Arts & Theater

Theater review: Music Circus’ ‘My Fair Lady’ is all about class

Glory Crampton, left, is Eliza Doolittle, Toni Sawyer is Mrs. Higgins and Jason Forbach as Freddy Eynsford-Hill in “My Fair Lady.”
Glory Crampton, left, is Eliza Doolittle, Toni Sawyer is Mrs. Higgins and Jason Forbach as Freddy Eynsford-Hill in “My Fair Lady.”

If you weren’t sure what Frederick Loewe and Alan Jay Lerner’s “My Fair Lady” is all about, the lucid new production at Music Circus shows you.

The masterpiece opening the 65th summer season of musical theater in downtown Sacramento could be just another affable old-school chestnut, but George Bernard Shaw’s source material won’t allow it. Shaw’s play “Pygmalion,” which the musical is based on, examines the entrenched class structures of English society while also dramatically ignoring the convention of romantic comedy that the narrative tilts toward.

Director Glenn Casale’s smooth, clean production sits down in the middle of the matter-of-fact class struggles. Opening numbers “Why Can’t the English” and “Wouldn’t It be Loverly?” deliver a sense of values, hopes and dreams. The working classes know their place as much as the upper classes inhabit theirs. However when Paul Schoeffler’s imperious, self-centered Henry Higgins crosses paths with the scuffling Cockney flower girl Eliza Doolittle, he eventually makes it clear he looks down on everyone in quite the same way.

Taking up the challenge of elevating Eliza through refining her diction and manners is a theoretical experiment despite the pleas of his housekeeper Mrs. Pearce (Mary Jo Mecca) and his observing colleague Colonel Pickering (William Parry). What we see from Glory Crampton’s Eliza, though, is just how much the young woman risks and how much she grows as a result of Higgins’ influence. This really is Eliza’s story even though it’s told through Higgins’ sensibilities.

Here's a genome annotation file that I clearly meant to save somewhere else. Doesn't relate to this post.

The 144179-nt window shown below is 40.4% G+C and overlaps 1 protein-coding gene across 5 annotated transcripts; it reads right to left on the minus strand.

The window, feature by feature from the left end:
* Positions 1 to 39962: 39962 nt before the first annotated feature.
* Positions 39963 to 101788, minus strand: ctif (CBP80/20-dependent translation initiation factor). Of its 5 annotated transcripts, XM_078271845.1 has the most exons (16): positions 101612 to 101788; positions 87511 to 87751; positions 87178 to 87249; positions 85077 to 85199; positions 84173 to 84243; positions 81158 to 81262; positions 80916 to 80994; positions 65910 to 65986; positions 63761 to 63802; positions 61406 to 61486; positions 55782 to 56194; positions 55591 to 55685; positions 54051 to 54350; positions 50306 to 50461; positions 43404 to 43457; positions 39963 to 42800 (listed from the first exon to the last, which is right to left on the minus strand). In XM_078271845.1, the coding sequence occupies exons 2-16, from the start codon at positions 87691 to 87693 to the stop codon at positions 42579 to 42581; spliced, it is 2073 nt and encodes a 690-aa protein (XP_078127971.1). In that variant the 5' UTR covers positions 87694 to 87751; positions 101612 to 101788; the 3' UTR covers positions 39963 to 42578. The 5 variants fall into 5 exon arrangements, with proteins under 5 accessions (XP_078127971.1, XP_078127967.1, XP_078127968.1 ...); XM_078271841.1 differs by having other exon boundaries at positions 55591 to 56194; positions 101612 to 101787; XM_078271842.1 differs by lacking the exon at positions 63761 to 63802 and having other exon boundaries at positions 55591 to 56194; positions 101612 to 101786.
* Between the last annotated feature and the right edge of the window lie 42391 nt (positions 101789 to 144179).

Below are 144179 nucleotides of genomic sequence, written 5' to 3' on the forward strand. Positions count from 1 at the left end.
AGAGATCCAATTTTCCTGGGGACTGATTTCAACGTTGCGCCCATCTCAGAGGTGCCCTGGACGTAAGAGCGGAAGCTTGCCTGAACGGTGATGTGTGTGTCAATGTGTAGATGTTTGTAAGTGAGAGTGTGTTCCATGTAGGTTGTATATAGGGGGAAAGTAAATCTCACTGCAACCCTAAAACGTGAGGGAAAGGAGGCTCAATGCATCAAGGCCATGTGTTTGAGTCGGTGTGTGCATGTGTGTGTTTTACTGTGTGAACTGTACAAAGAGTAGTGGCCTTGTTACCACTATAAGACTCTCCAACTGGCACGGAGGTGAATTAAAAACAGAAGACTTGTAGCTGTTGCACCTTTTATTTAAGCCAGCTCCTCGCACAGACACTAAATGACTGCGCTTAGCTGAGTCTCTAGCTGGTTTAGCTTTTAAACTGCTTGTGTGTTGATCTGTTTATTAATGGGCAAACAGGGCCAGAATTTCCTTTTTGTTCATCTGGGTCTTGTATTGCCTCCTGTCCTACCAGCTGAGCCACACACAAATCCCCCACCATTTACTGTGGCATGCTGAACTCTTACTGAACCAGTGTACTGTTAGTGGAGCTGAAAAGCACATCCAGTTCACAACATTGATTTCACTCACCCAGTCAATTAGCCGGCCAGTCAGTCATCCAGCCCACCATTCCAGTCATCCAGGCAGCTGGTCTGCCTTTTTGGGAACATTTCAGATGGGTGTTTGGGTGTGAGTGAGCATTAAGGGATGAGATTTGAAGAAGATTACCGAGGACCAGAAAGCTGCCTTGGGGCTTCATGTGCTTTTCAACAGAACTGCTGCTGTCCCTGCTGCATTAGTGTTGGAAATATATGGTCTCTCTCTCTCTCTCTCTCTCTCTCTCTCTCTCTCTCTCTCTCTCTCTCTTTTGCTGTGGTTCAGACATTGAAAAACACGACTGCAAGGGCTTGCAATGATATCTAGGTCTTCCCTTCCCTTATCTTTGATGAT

The musical’s wonderfully varied score receives vibrant, robust singing from leads Schoeffler and Crampton with particularly fine renditions of “The Rain In Spain,” “I Could Have Danced All Night” and the finale “I’ve Grown Accustomed to her Face.” Jason Forbach also gives a beautiful version of Freddy Eynsford-Hill’s love-sick lament, “On The Street Where You Live.”

Stephen Berger’s sly scene-stealing Alfred Doolittle embodies the production as much as any character, happily and resolutely embracing his lot in life with gusto and panache.

Perhaps the greatest triumph in this battle of wills between Eliza and Henry is how the final truce feels so fulfilling.

My Fair Lady


  • What: Music Circus opens its season with Lerner and Loewe’s adaptation of George Bernard Shaw’s “Pygmalion”
  • When: Continues at 7:30 p.m through Sunday and at 2 p.m. Thursday, Saturday and Sunday
  • Where: Wells Fargo Pavilion, 1419 H St., Sacramento
  • Tickets: $40-$83
  • Information: (916) 557-1999,
  • Time: Two hours and 55 minutes, including one intermission
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